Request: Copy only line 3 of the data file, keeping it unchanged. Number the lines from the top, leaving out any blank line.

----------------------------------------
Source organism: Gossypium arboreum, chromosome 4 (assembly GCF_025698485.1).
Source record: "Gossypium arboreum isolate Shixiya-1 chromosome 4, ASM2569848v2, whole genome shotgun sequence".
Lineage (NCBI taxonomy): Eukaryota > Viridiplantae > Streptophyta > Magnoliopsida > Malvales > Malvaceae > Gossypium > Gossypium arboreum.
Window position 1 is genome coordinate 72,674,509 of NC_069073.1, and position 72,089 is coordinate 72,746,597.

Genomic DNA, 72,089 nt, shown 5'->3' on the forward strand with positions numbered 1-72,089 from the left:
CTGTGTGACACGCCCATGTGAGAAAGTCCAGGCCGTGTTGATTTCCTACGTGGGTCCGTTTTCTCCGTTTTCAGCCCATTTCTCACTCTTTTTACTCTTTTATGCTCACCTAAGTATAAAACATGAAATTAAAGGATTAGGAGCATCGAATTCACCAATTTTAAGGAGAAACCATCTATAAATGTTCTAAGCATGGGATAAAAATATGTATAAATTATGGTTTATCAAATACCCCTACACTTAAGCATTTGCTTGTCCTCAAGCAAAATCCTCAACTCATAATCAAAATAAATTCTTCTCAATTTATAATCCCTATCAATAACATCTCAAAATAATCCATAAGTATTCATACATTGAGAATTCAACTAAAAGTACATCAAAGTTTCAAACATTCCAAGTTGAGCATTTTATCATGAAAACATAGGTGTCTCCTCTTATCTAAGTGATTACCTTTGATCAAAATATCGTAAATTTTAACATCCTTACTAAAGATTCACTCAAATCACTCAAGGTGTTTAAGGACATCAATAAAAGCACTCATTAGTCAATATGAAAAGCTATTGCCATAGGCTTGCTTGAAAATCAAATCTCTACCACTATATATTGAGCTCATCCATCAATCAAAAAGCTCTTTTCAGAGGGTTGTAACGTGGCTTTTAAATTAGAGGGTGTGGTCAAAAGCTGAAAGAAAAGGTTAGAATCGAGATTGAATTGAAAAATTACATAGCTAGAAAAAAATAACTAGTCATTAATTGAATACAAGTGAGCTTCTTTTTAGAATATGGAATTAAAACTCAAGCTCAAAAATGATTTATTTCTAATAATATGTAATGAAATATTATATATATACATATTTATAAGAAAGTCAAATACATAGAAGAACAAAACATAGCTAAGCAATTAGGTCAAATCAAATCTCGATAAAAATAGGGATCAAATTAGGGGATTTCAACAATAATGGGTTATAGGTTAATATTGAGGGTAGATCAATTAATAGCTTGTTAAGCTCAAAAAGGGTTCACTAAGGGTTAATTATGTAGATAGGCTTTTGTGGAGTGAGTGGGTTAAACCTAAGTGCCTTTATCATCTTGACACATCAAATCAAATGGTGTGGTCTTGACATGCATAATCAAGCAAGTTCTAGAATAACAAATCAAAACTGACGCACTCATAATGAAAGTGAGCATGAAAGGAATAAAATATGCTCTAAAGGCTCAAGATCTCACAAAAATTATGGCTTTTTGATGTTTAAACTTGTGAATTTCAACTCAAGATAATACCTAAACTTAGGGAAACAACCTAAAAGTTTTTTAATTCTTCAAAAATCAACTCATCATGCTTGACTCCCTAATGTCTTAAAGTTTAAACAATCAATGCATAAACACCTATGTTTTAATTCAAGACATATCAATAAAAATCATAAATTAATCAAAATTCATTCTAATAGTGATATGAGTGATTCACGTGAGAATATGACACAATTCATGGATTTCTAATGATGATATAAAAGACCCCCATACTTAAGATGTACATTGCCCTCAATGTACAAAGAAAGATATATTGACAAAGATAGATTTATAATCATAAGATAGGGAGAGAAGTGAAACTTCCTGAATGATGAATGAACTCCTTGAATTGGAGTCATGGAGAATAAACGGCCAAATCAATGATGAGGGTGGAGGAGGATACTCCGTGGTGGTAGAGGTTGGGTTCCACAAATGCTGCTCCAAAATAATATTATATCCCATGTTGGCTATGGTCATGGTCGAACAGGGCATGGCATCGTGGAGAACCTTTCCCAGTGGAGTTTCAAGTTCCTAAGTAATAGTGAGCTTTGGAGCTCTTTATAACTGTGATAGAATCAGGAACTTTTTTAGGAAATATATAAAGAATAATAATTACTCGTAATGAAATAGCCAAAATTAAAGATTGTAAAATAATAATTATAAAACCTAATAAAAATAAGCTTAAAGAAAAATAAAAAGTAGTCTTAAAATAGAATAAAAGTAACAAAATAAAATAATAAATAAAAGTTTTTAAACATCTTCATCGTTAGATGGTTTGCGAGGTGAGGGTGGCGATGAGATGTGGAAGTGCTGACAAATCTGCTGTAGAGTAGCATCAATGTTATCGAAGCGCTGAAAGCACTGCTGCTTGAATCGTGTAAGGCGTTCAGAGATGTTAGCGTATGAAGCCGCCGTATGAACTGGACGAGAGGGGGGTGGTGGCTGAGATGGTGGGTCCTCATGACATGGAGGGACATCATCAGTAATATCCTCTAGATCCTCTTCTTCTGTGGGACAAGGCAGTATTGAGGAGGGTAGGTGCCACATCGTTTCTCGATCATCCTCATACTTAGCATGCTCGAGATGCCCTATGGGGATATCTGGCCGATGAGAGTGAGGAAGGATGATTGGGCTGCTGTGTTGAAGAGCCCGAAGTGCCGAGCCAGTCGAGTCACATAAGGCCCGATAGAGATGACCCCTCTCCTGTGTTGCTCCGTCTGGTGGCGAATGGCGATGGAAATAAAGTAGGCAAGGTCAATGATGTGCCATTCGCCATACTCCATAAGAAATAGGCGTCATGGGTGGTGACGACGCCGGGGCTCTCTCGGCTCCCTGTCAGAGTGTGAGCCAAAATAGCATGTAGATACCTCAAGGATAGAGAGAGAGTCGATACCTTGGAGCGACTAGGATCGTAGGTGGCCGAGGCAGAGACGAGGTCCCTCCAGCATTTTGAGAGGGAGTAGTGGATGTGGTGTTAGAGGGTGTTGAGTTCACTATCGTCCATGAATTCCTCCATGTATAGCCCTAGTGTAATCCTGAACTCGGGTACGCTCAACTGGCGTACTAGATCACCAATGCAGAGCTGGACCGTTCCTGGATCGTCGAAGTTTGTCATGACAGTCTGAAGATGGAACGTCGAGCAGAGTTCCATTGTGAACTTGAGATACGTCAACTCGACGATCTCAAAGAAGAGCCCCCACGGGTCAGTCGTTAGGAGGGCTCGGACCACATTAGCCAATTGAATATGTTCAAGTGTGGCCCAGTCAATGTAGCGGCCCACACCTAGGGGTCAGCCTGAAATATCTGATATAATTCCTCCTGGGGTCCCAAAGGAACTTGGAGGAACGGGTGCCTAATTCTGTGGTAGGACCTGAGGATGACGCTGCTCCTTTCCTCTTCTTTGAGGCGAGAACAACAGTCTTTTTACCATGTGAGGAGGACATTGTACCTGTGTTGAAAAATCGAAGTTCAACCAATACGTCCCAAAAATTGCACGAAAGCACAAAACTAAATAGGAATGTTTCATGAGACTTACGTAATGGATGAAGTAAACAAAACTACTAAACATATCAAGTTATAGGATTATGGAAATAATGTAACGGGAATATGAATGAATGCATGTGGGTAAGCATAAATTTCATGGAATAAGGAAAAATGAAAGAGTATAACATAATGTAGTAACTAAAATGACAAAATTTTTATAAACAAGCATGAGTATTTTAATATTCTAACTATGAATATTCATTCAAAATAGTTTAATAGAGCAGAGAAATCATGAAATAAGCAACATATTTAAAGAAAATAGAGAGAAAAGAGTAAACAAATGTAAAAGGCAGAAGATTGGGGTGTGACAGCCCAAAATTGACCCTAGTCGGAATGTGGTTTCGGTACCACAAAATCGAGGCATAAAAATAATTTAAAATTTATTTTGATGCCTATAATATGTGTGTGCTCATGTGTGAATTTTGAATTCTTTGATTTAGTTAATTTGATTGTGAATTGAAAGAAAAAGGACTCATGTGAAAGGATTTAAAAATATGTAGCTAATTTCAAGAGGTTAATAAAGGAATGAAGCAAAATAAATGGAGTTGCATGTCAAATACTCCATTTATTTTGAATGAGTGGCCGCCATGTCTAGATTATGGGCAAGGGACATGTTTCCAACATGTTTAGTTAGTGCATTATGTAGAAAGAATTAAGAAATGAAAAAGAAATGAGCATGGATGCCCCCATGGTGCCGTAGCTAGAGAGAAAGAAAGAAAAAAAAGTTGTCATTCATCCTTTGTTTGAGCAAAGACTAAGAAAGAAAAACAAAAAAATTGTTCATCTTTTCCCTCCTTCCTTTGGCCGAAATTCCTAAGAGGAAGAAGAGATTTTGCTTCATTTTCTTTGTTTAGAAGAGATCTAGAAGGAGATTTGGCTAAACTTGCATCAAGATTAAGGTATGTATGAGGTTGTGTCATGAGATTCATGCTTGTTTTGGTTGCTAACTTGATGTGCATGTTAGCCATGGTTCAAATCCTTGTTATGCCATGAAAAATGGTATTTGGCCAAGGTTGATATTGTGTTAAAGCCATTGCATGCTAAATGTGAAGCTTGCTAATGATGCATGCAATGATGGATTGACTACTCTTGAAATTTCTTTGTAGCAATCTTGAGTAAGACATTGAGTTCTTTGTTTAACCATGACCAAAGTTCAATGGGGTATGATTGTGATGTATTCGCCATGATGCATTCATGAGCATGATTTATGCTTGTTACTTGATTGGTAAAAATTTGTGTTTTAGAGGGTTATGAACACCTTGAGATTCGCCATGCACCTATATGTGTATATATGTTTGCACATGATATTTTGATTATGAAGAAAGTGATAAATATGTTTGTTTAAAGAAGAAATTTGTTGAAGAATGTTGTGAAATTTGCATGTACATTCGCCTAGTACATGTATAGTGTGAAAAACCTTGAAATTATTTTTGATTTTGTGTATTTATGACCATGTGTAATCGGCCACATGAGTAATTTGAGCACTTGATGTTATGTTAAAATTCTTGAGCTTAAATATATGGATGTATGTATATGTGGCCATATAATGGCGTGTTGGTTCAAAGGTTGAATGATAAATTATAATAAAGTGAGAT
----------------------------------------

Lineage (NCBI taxonomy): Eukaryota > Viridiplantae > Streptophyta > Magnoliopsida > Malvales > Malvaceae > Gossypium > Gossypium arboreum.